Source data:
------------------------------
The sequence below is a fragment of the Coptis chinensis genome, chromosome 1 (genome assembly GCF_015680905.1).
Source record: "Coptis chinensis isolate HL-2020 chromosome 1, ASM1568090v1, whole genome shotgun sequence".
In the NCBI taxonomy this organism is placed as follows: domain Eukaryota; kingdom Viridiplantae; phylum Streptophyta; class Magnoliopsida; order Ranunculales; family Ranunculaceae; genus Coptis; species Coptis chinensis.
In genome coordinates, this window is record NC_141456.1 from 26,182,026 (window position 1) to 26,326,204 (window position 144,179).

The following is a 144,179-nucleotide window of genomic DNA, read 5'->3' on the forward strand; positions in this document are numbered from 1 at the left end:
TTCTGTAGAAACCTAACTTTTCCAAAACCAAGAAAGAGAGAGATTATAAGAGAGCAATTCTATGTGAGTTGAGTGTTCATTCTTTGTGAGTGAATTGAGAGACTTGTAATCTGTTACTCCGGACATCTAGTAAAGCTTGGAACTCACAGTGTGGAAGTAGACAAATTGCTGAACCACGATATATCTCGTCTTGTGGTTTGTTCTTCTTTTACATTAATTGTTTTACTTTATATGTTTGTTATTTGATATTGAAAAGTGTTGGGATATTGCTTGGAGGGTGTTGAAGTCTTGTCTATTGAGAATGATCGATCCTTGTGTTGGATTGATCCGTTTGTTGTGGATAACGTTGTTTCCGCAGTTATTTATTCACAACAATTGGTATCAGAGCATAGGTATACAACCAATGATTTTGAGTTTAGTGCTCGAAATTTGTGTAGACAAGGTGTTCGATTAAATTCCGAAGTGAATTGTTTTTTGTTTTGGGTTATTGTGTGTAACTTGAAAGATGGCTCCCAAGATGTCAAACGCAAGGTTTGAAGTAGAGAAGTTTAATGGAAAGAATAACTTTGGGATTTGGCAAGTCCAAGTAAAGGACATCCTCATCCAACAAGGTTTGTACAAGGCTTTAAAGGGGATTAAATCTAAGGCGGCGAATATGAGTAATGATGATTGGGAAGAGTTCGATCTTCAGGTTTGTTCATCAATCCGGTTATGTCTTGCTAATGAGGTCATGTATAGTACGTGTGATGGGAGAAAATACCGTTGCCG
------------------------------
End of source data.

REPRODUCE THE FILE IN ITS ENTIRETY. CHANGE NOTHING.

The sequence below is a fragment of the Coptis chinensis genome, chromosome 1 (genome assembly GCF_015680905.1).
Source record: "Coptis chinensis isolate HL-2020 chromosome 1, ASM1568090v1, whole genome shotgun sequence".
In the NCBI taxonomy this organism is placed as follows: domain Eukaryota; kingdom Viridiplantae; phylum Streptophyta; class Magnoliopsida; order Ranunculales; family Ranunculaceae; genus Coptis; species Coptis chinensis.
In genome coordinates, this window is record NC_141456.1 from 26,182,026 (window position 1) to 26,326,204 (window position 144,179).

The following is a 144,179-nucleotide window of genomic DNA, read 5'->3' on the forward strand; positions in this document are numbered from 1 at the left end:
TTCTGTAGAAACCTAACTTTTCCAAAACCAAGAAAGAGAGAGATTATAAGAGAGCAATTCTATGTGAGTTGAGTGTTCATTCTTTGTGAGTGAATTGAGAGACTTGTAATCTGTTACTCCGGACATCTAGTAAAGCTTGGAACTCACAGTGTGGAAGTAGACAAATTGCTGAACCACGATATATCTCGTCTTGTGGTTTGTTCTTCTTTTACATTAATTGTTTTACTTTATATGTTTGTTATTTGATATTGAAAAGTGTTGGGATATTGCTTGGAGGGTGTTGAAGTCTTGTCTATTGAGAATGATCGATCCTTGTGTTGGATTGATCCGTTTGTTGTGGATAACGTTGTTTCCGCAGTTATTTATTCACAACAATTGGTATCAGAGCATAGGTATACAACCAATGATTTTGAGTTTAGTGCTCGAAATTTGTGTAGACAAGGTGTTCGATTAAATTCCGAAGTGAATTGTTTTTTGTTTTGGGTTATTGTGTGTAACTTGAAAGATGGCTCCCAAGATGTCAAACGCAAGGTTTGAAGTAGAGAAGTTTAATGGAAAGAATAACTTTGGGATTTGGCAAGTCCAAGTAAAGGACATCCTCATCCAACAAGGTTTGTACAAGGCTTTAAAGGGGATTAAATCTAAGGCGGCGAATATGAGTAATGATGATTGGGAAGAGTTCGATCTTCAGGTTTGTTCATCAATCCGGTTATGTCTTGCTAATGAGGTCATGTATAGTACGTGTGATGGGAGAAAATACCGTTGCCG